As her young son, Ethan, was battling non-Hodgkin lymphoma in late 2009 and early 2010, Karen Glenn often worked from his room at Vanderbilt's children's hospital.

At the time, Glenn was the chief financial officer at First United Bank and Trust in Madisonville, Ky., and the hospital in Nashville was more than 100 miles from her office. It would have been easier for her to take extended leave while then-5-year-old Ethan underwent six months of chemotherapy, but as a single mom to twin boys — one fighting cancer, the other with autism — Glenn did not consider that a realistic option.

"The way I looked at it was that my boys needed me to do this," Glenn said of her decision to keep working through Ethan's treatments. "This was our life, our livelihood. I had to make it work."

It was not the first time Glenn and her family had to manage through a major medical crisis. Ethan and his brother, Jack, were born three months prematurely and then spent nearly four months in the neonatal intensive care unit at Vanderbilt. Ethan emerged relatively healthy, but Jack suffered severe bleeding of the brain and damage to his trachea. He breathed through a tracheal tube for two and a half years, until he weighed enough to undergo surgery.

Today, the boys are in middle school and, as Glenn put it, "are as ornery as can be." Both are thriving, though the ordeal Jack went through as an infant significantly delayed his development.

Glenn is thriving too. Six months after her son completed his cancer treatments, she was promoted to president and chief executive of First United. In the ensuing years, she has substantially improved the bank's performance — it posted a record profit last year — and spearheaded its first acquisition. She also has become one of Madisonville's most visible business leaders.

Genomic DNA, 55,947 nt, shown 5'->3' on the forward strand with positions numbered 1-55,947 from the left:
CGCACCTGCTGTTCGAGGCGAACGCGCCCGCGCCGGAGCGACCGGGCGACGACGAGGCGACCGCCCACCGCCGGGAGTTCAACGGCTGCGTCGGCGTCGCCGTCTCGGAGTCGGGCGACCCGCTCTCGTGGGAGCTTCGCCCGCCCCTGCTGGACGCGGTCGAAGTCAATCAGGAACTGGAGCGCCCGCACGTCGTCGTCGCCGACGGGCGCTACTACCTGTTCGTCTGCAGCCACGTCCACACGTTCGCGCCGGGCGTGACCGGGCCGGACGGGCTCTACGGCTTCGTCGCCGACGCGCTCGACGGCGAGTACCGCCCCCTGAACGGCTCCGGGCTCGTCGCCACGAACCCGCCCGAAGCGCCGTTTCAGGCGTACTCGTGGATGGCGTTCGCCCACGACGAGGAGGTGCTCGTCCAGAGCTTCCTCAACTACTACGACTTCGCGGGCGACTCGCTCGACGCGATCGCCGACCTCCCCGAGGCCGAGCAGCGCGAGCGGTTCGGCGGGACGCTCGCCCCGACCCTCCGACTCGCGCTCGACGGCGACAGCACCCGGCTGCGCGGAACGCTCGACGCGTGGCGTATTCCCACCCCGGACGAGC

Still, Glenn was initially hesitant about accepting the position. At the time, she lived nearly an hour away from the bank's headquarters and the job required her to move to Madisonville. She wasn't sure she wanted to be so far away from the relatives and friends who had been her support system.

"I came very close to saying 'no' because of the fear of the unknown," she said. "It was going to change my life so much."

But an old friend whom Glenn spoke with the night before she had to announce her decision urged her to set aside her fears and embrace the opportunity she was being given. She went in to work the next day and accepted.

"Had I not talked to that person, I don't know what I would have done," Glenn said during an interview at the cover photo shoot for this issue of the Most Powerful Women in Banking and Finance. "Now here I am sitting in New York City among all these fabulous ladies who have accomplished far more than I ever have."

Perhaps, but few have overcome as much adversity as Glenn. The health challenges with her boys left her "dead-dog tired at the end of every day," but she persevered for the sake of her family.

"Not having a career has never been an option for me," she said.

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